Then for the attached garage... the walls are bare studs. So all the connections are made in outlet boxes, with the wire just stapled to the studs. Again, all 14ga and 15A outlets on a 20A breaker. The wires are fed along the ceiling, and drop down to each outlet through a 1" hole in the header... I'm guessing that at least that part is fine. You can either use multiple 15a or 20a outlets on a 20a circuit, but you MUST use 12g wire in this situation. 15a outlets are less expensive than 20a in the same quality.

However, I plan to do a lot of work IN the garage (automotive hobbyist and general tinkerer). So, I'm insulating the walls, and I'm not sure what has to be changed other than the mis-matched breaker. I assume there should be a GFCI breaker for this branch? GFCI Breaker or Gfci outlet at the start of and feeding the rest of the circuit.

Also, the header is at 12', and the outlets are all daisy-chained, so it seems like there is a lot of wire being wasted doing those runs. Are you saying the wire runs down to the box then up to the header again? Daisy chaining is not necessary if you have covered junction boxes at the top of each outlet branch.

My thought was that if I mount a junction box up on the header, and do parallel runs from there, rather than the existing serial wiring, I shouldn't need as much wire

You could have a line around the garage at the 12' level then anywhere you need an outlet place a junction box at that spot and drop conduit down to a wall mounted outlet box in a T formation. I would use 12g for every outlet in the garage.

lanispet 04-03-2008 05:46 PM

Quote:

Originally Posted by handyman78 (Post 112689)
You could have a line around the garage at the 12' level then anywhere you need an outlet place a junction box at that spot and drop conduit down to a wall mounted outlet box in a T formation. I would use 12g for every outlet in the garage.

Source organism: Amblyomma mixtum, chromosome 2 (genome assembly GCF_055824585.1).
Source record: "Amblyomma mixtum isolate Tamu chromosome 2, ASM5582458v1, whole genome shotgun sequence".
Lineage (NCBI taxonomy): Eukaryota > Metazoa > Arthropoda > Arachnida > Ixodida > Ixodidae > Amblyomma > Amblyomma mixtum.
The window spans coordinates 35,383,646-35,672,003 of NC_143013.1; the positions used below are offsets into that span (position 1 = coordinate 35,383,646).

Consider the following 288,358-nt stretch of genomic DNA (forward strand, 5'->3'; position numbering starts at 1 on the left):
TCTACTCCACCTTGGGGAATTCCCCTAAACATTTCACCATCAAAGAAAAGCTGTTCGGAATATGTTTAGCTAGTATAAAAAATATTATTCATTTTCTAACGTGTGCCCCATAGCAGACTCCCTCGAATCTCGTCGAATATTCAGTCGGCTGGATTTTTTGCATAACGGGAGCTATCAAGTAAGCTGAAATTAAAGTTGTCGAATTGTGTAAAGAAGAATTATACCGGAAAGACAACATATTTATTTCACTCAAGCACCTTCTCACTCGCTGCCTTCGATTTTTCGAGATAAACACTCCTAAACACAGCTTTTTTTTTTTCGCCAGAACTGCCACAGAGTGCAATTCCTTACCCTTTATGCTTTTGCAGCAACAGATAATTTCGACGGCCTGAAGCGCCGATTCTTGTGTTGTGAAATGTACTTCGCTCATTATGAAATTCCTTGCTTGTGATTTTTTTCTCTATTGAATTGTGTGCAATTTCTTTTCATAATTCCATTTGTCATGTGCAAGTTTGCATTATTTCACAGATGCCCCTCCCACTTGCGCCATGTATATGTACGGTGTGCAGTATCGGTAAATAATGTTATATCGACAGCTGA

Thanks, I figured that should work, i just wanted to check... guess he had more wire than junction boxes, or something.

So is conduit necessary for inside the garage walls just because it's a garage? i was hoping that with the insulation it wouldn't be necessary...

handyman78 04-04-2008 09:03 AM

Not for the whole line but I would have it from the wall box up to a safe height. The conduit is to prevent accident with the cable especially in a garage or workshop. You shouldn't need it along the header but you certainly could. Also, the line across the header should be well supported too (staples or other support). My garage has EMT from the wall box (about 4') to just about 7' from the floor.

Now I am assuming the boxes are surface mounted, not in the studs as a finished wall. I have surface mounted in my garage since the walls were finished with firecode drywall and I wanted more outlets available and didn't want to cut up the drywall and fish wires for a garage. If you are placing boxes in the wall then insulating & drywalling over, then no conduit is necessary as this is the same as a normal interior wall.

HouseHelper 04-04-2008 10:22 AM

Couple of other points:
If you are planning to finish the walls and ceilings, any junction boxes you install must remain accessible.

All 120V 15A and 20A garage receptacles must be GFCI protected. The exception (prior to the 2008 code) is for a refrigerator or freezer that occupies the space in front of a receptacle, rendering it inaccessible for normal use.

lanispet 04-04-2008 11:32 AM

Thanks for the clarification. The walls are currently bare studs, so the boxes will be mounted through the drywall and the wires run behind it.

As far as leaving the boxes accessible- what would make them inaccessible? Just being closed in behind drywall or a ceiling, or do they have to be at a certain height, or ?


Thanks!

handyman78 04-04-2008 12:04 PM

Quote:

Originally Posted by lanispet (Post 113790)
As far as leaving the boxes accessible- what would make them inaccessible? Just being closed in behind drywall or a ceiling, or do they have to be at a certain height, or ?
Thanks!

Inaccessible is where some have placed junction boxes in a wall and "hiding" them with drywall or other wall covering. You can have them on the ceiling as long as there is a plate over the box allowing access. Occasionally I have seen where a wire was cut short and a jbox placed like it was just a connector. All boxes need access to the user, usually through a blank plate which can be seen from the face of the drywall. Using an outlet or switch if appropriate can also accomplish the same goal.